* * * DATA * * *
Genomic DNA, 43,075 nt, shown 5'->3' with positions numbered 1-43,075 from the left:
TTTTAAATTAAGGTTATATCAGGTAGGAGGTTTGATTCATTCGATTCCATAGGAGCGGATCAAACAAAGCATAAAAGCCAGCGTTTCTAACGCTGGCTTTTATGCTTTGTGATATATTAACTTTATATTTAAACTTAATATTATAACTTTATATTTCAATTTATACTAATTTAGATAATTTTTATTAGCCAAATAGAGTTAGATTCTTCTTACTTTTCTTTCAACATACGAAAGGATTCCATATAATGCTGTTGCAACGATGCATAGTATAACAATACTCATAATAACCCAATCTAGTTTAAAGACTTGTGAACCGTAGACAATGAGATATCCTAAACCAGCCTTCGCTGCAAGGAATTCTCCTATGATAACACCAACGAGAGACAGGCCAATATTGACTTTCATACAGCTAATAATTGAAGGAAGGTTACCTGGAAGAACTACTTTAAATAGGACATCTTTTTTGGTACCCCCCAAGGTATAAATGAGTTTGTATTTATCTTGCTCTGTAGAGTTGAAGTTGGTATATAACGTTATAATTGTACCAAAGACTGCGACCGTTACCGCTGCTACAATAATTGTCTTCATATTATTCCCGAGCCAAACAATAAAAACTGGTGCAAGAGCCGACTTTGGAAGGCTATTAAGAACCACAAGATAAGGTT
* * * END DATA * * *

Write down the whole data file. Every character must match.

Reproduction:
Genomic DNA, 43,075 nt, shown 5'->3' with positions numbered 1-43,075 from the left:
TTTTAAATTAAGGTTATATCAGGTAGGAGGTTTGATTCATTCGATTCCATAGGAGCGGATCAAACAAAGCATAAAAGCCAGCGTTTCTAACGCTGGCTTTTATGCTTTGTGATATATTAACTTTATATTTAAACTTAATATTATAACTTTATATTTCAATTTATACTAATTTAGATAATTTTTATTAGCCAAATAGAGTTAGATTCTTCTTACTTTTCTTTCAACATACGAAAGGATTCCATATAATGCTGTTGCAACGATGCATAGTATAACAATACTCATAATAACCCAATCTAGTTTAAAGACTTGTGAACCGTAGACAATGAGATATCCTAAACCAGCCTTCGCTGCAAGGAATTCTCCTATGATAACACCAACGAGAGACAGGCCAATATTGACTTTCATACAGCTAATAATTGAAGGAAGGTTACCTGGAAGAACTACTTTAAATAGGACATCTTTTTTGGTACCCCCCAAGGTATAAATGAGTTTGTATTTATCTTGCTCTGTAGAGTTGAAGTTGGTATATAACGTTATAATTGTACCAAAGACTGCGACCGTTACCGCTGCTACAATAATTGTCTTCATATTATTCCCGAGCCAAACAATAAAAACTGGTGCAAGAGCCGACTTTGGAAGGCTATTAAGAACCACAAGATAAGGTT